CO­OP­ER­A­TION WITH CUBA

The Washington Times Weekly - - Geopolitics -

The Pen­tagon and U.S. in­tel­li­gence com­mu­nity were di­rected to ex­pand ties with the com­mu­nist regime in Cuba under a pres­i­den­tial di­rec­tive is­sued by the White House last month.

Pres­i­dent Obama said his nor­mal­iz­ing of re­la­tions with Cuba will re­place an “out­dated pol­icy” that failed to ad­vance U.S. in­ter­ests and sup­port re­forms in the Cuban state.

“The ob­jec­tive of the new pol­icy is to help the Cuban peo­ple to achieve a bet­ter fu­ture for them­selves and to en­cour­age the devel­op­ment of a part­ner in the region ca­pa­ble of work­ing with the United States to con­front re­gional chal­lenges, such as cli­mate change, dis­ease and il­licit traf­fick­ing,” Mr. Obama said.

Crit­ics say the pol­icy is naive and likely to strengthen re­pres­sive com­mu­nist rule on the is­land na­tion ruled since 1959 by Fidel Cas­tro and now his brother Raul.

Any in­tel­li­gence co­op­er­a­tion is ex­pected to be dif­fi­cult since Cuba’s spy ser­vices have been con­duct­ing ag­gres­sive op­er­a­tions against the United States for decades.

Di­rec­tor of Na­tional In­tel­li­gence James R. Clap­per tes­ti­fied to Congress in Jan­uary that Cuba re­mains a re­gional hos­tile in­tel­li­gence threat for the United States.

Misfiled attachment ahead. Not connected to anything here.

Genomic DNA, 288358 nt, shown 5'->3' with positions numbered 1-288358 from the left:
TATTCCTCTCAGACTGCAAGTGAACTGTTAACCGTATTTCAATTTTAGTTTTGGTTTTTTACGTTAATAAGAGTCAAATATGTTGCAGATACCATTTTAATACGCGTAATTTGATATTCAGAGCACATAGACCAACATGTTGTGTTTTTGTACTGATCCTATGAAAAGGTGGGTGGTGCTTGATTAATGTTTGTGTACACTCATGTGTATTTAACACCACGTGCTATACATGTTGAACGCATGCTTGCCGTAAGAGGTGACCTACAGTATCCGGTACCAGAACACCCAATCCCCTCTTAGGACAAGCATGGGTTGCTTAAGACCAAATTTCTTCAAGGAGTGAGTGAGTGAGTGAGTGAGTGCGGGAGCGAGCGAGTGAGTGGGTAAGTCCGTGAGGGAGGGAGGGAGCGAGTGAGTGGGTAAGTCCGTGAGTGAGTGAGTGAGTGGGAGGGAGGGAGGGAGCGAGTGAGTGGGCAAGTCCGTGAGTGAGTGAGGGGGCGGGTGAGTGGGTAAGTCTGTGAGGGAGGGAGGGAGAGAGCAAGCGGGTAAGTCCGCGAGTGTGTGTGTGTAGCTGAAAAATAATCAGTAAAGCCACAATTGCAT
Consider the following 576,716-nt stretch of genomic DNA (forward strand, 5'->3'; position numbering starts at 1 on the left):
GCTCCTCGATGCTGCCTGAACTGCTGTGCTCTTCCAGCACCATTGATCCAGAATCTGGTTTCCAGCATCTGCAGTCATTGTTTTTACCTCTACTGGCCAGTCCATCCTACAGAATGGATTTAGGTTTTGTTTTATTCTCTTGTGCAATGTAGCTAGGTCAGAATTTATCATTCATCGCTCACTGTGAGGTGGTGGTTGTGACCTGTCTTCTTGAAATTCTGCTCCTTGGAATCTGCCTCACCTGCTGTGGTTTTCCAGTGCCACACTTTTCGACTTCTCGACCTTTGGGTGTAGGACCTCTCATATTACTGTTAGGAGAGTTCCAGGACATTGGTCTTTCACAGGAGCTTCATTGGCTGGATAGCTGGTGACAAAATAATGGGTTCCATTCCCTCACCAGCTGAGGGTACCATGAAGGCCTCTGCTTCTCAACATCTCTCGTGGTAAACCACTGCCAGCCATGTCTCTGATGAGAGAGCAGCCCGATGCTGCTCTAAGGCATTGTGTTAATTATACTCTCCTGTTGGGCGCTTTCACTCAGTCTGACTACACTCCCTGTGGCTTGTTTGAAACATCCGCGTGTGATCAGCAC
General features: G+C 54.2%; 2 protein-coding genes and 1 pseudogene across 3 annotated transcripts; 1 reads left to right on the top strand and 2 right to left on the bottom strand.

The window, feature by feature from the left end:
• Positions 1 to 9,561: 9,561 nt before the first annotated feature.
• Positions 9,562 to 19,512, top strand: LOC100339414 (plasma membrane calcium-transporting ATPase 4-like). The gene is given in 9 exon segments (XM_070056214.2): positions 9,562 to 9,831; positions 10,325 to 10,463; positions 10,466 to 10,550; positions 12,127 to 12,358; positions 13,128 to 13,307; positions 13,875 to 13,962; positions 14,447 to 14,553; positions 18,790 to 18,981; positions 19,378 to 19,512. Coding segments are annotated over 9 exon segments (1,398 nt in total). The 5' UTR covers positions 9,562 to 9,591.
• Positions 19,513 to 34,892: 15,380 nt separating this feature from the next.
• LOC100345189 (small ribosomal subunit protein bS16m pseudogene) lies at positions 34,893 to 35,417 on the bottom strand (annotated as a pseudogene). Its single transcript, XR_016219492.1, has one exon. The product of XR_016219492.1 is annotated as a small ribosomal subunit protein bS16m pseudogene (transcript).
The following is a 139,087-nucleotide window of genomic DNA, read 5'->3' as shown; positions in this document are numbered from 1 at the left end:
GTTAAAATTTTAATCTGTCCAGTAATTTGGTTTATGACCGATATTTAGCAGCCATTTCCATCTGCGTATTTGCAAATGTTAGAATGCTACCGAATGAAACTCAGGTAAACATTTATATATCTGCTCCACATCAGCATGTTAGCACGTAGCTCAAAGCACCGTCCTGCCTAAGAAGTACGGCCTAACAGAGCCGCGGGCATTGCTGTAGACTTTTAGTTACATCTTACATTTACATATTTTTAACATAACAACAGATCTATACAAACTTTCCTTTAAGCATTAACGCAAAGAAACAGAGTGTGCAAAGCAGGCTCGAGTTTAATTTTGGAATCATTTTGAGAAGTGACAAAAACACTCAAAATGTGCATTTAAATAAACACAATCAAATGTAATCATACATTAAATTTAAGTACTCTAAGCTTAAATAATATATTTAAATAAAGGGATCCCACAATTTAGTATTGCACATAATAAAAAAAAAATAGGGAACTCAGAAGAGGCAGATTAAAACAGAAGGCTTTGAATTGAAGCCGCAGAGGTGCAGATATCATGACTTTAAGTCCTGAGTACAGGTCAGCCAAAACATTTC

“For ex­am­ple, Ira­nian and Cuban in­tel­li­gence and se­cu­rity ser­vices con­tinue to view the United States as a pri­mary threat,” Mr. Clap­per said.

Under the new di­rec­tive, Pres­i­den­tial Pol­icy Di­rec­tive-43, spy agen­cies will have to lower their guard and en­gage the Cuban in­tel­li­gence ap­pa­ra­tus.

Ac­cord­ing to the or­der, the DNI is re­quired to “sup­port broader United States Gov­ern­ment ef­forts to nor­mal­ize re­la­tions with Cuba, with In­tel­li­gence Com­mu­nity el­e­ments work­ing to find op­por­tu­ni­ties for en­gage­ment on ar­eas of com­mon in­ter­est through which we could ex­change in­for­ma­tion on mu­tual threats with Cuban coun­ter­parts.”

The di­rec­tive does not say how in­tel­li­gence with the Cubans will be shared. A DNI spokesman had no com­ment on the di­rec­tive. For­mer De­fense In­tel­li­gence Agency coun­ter­in­tel­li­gence of­fi­cer Scott W. Carmichael said it is ironic that the United States might co­op­er­ate on nonpro­lif­er­a­tion with a na­tion that once brought the United States to the brink of nu­clear war.

“But it’s a good idea,” Mr. Carmichael said. “We do have some com­mon ground with Cuba, on is­sues of mu­tual in­ter­est and con­cern, so it makes sense to share in­for­ma­tion which ben­e­fits both coun­tries.”

The Pen­tagon, too, is be­ing or­dered to step up ex­changes with the Cuban mil­i­tary.

“The Depart­ment of De­fense (DOD) will con­tinue to take steps to ex­pand the de­fense re­la­tion­ship with Cuba

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